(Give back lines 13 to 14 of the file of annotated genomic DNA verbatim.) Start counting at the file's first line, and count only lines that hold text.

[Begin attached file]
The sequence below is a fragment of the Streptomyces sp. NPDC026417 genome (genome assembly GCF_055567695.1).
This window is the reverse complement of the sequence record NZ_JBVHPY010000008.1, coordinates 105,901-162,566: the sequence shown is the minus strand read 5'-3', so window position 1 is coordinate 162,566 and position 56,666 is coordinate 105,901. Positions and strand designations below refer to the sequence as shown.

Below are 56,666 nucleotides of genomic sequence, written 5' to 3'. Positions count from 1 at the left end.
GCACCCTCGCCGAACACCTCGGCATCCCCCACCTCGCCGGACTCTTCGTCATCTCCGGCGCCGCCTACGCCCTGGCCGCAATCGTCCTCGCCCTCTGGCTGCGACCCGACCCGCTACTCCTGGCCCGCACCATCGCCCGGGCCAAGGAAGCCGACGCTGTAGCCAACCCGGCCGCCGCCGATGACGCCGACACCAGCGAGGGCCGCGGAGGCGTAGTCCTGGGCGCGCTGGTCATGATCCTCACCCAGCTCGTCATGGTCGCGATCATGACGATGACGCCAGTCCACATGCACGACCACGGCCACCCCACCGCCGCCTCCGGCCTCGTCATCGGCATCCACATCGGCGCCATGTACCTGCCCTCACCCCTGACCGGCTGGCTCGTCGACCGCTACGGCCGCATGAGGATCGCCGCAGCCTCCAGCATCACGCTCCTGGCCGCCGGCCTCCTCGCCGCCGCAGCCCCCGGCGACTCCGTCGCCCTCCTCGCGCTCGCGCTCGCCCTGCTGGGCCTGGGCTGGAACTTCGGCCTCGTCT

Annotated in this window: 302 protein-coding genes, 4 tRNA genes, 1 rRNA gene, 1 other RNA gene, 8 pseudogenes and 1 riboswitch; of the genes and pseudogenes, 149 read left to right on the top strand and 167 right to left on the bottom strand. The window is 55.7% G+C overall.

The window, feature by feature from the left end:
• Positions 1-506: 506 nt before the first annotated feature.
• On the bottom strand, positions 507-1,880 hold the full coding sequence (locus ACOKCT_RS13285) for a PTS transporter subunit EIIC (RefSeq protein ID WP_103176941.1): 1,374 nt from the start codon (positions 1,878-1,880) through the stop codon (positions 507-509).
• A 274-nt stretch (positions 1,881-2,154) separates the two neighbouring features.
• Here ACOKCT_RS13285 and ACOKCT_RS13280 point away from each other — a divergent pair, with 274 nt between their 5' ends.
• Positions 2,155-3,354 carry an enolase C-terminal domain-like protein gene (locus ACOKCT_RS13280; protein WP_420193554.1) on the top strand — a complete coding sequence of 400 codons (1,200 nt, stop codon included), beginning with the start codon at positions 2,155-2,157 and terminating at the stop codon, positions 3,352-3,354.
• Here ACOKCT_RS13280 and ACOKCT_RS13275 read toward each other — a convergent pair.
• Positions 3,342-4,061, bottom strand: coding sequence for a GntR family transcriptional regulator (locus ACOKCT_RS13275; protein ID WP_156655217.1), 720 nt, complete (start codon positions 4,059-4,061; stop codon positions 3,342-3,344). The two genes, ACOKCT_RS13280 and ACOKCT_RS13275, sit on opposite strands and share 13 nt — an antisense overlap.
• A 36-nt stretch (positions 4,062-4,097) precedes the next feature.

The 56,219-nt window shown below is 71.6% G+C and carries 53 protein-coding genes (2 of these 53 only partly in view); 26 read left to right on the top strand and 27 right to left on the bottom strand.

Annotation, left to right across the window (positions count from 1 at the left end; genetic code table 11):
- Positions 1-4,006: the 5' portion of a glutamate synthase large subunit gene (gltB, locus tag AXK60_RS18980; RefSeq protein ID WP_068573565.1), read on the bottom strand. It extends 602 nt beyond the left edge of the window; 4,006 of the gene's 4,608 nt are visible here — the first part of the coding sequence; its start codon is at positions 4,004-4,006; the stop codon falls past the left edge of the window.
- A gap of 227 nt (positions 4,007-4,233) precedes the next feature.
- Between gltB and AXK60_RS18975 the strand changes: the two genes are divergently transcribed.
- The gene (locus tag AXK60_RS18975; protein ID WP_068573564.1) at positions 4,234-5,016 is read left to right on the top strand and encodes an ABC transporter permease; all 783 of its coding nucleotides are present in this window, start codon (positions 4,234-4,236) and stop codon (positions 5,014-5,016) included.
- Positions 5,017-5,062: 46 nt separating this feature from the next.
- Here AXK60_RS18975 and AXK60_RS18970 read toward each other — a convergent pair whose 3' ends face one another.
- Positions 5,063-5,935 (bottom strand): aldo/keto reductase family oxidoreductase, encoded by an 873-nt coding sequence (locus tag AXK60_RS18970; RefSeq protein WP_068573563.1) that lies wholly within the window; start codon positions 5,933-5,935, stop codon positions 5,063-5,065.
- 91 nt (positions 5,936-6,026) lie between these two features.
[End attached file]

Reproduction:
• Positions 3,342-4,061, bottom strand: coding sequence for a GntR family transcriptional regulator (locus ACOKCT_RS13275; protein ID WP_156655217.1), 720 nt, complete (start codon positions 4,059-4,061; stop codon positions 3,342-3,344). The two genes, ACOKCT_RS13280 and ACOKCT_RS13275, sit on opposite strands and share 13 nt — an antisense overlap.
• A 36-nt stretch (positions 4,062-4,097) precedes the next feature.